The Nigerian Army on Thursday in Abuja urged the Independent National Electoral Commission (INEC) to work toward using science and information technology to conduct subsequent elections to reduce human interference.
Chief of Army Staff, Lt.General Tukur Buratai, who was represented by Brig-Gen John Ochai former Brigade Commander of 22 Army Brigade in Dikwa, Borno, made the call at an Electoral Reform Roundtable in Abuja.
Speaking on the theme: “Securing Nigerian Elections ‘’,Buratai said that after the 2019 elections, the army conducted an Inquiry into the complaints raised by Nigerians.
He said that it came to a conclusion that any personnel found wanting would be punished accordingly, adding that the claim of the militarisation of the elections was not true.
“I think it is going to the extreme to say that the elections were militarised because the military participation was based on constitutional provision which empowered the government to deploy the military in aid of civil authority.
“Going forward, the way to go is science and technology and other innovative methods by INEC to make it necessary to provide the type of security needed to secure our elections.
“For instance, if we adopt the electronic voting system, it will go a long way in reducing human interference and take people off polling units on Election Day.
“The advantage is that, we will have more people voting especially those in Diaspora; the issue of collation of results should also be done electronically.
“That way, the value placed on result sheets for which people get killed would be reduced just like in Benue where thugs laid ambush on the officials bringing the results,’’ he said.
The chief of army staff said that if Nigeria’s elections would be secured, technology was the way forward, adding that more than 20 countries including Namibia were already practising it.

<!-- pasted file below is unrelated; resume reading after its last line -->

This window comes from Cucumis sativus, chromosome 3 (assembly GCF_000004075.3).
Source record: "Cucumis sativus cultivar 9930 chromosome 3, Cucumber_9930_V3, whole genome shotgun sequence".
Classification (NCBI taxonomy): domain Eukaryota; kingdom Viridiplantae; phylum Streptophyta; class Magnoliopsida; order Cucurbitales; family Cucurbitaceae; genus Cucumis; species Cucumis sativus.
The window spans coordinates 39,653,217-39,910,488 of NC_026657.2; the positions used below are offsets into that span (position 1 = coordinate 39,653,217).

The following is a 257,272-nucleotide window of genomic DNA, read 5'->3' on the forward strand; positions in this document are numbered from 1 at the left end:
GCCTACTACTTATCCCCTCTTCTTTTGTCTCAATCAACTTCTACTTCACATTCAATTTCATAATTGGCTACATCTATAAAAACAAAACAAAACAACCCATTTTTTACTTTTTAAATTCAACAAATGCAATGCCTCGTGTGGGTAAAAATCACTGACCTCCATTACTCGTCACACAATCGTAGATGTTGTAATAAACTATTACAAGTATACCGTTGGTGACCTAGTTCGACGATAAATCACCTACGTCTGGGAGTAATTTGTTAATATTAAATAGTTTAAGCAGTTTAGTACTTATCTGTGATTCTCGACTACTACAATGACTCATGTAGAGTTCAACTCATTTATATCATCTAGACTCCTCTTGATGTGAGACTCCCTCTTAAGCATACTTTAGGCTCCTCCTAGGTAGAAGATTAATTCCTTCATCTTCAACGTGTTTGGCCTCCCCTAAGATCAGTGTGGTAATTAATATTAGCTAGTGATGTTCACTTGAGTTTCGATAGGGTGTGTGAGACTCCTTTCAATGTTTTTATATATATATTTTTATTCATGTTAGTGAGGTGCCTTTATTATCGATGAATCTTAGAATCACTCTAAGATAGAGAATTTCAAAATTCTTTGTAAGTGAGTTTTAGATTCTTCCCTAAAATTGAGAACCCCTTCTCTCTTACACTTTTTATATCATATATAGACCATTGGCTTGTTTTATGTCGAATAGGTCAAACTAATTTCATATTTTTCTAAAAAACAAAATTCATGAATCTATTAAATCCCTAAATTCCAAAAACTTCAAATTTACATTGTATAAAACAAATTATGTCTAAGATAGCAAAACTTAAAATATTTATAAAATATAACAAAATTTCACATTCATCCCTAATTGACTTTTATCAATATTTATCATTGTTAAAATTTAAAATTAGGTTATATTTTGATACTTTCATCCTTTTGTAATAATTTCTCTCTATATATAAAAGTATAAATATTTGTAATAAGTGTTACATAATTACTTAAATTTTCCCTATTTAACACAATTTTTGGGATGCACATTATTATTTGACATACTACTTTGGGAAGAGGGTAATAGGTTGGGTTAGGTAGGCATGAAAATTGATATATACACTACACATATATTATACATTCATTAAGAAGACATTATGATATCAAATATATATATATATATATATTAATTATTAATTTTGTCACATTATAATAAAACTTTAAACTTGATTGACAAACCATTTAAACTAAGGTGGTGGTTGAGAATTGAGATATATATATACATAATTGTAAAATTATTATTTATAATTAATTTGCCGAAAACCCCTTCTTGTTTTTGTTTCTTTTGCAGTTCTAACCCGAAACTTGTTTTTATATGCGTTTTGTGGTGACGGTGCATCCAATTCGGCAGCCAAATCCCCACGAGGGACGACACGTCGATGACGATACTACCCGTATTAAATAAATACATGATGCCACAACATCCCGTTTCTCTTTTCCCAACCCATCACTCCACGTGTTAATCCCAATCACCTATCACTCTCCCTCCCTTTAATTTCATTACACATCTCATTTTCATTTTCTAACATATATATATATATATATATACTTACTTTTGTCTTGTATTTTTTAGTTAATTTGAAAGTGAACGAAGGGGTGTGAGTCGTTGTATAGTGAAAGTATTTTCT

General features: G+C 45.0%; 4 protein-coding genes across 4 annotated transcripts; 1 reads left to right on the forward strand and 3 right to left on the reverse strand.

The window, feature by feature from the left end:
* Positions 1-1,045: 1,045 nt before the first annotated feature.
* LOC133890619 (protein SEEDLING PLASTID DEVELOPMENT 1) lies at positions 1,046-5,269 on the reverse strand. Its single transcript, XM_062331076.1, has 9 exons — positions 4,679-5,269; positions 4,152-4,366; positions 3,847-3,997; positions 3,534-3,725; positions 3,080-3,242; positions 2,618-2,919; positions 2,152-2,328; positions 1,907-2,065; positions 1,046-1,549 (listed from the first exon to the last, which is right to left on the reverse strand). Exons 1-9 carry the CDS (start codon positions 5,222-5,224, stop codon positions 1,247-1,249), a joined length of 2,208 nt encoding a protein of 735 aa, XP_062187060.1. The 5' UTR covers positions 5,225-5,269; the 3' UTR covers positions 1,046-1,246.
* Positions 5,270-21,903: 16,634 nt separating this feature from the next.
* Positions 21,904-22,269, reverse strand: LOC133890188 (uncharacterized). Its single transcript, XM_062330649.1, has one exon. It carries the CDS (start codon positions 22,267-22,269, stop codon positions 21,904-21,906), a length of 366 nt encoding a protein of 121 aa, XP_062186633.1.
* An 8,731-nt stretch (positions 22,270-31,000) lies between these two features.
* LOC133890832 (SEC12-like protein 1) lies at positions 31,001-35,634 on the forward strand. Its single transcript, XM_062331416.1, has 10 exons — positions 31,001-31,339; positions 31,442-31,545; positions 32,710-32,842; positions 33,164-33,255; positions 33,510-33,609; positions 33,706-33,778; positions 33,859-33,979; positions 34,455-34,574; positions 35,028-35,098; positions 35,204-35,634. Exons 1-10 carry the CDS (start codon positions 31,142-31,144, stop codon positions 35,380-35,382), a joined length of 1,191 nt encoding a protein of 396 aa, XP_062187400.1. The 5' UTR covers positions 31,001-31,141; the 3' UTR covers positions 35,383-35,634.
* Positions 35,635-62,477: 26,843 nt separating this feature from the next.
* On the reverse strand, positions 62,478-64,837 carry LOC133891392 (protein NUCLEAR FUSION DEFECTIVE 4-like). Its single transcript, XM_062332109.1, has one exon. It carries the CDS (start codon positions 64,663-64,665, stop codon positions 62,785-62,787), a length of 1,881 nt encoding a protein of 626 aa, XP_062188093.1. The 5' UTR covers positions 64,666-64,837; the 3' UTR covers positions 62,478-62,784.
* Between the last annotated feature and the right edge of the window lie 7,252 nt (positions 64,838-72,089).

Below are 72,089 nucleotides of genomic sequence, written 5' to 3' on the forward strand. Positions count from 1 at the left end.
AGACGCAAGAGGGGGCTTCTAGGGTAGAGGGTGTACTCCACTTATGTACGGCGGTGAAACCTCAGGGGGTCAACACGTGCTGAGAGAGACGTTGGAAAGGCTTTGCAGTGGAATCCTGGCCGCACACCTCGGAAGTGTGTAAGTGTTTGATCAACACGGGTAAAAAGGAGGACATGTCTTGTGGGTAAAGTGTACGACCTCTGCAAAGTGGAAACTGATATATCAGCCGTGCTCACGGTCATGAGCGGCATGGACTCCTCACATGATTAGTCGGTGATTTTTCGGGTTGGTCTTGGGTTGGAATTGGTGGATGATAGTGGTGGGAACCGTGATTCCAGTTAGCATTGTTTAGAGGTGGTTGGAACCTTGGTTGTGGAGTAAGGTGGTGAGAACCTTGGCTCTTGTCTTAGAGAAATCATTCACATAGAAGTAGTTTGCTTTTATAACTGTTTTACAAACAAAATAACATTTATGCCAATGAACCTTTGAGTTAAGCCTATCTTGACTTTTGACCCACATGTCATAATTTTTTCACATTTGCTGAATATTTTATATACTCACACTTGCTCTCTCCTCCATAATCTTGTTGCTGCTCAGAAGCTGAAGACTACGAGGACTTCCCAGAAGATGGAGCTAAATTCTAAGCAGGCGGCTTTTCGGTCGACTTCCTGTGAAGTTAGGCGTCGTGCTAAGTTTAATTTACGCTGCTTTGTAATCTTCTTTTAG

He urged INEC to begin right away to plan other innovations ahead of the 2013 elections thereby reducing the activities of security agents in elections.
Dr Benson Olugbuo, Executive Director, CLEEN Foundation, expressed the need to carry out electoral reforms to enhance credible elections.
Olugbuo also said that there was need to carry out the Police reform since the law in use now was 43 years old.
Earlier, Mr Pascal Hollinger, Senior Political Advisor, Swiss Embassy, said that the 2019 elections came and went but Nigeria needed to look back and address the various irregularities done.
Earlier, Mr Clement Nwankwo, Convener, Nigeria Civil Society Situation Room, said that the event was organised in conjunction with the Kofi Annan Foundation to have a discussion around the 2019 elections and the need for a reform.
“For a lot of us in this room who have gone around the world observing elections, Nigeria’s election especially in 2019 does not stand out as a good example for the continent.
“ If Nigeria gets it right, if Nigeria’s elections go right, then the rest of the continent will follow; we owe ourselves the responsibility to show the example that will entrench democracy in Nigeria,’’ he said.
Nwankwo said that the conversation on the lessons learnt in the 2019 elections would continue in order to start an early electoral reform ahead of 2023 and have an election that Nigerians would be proud of.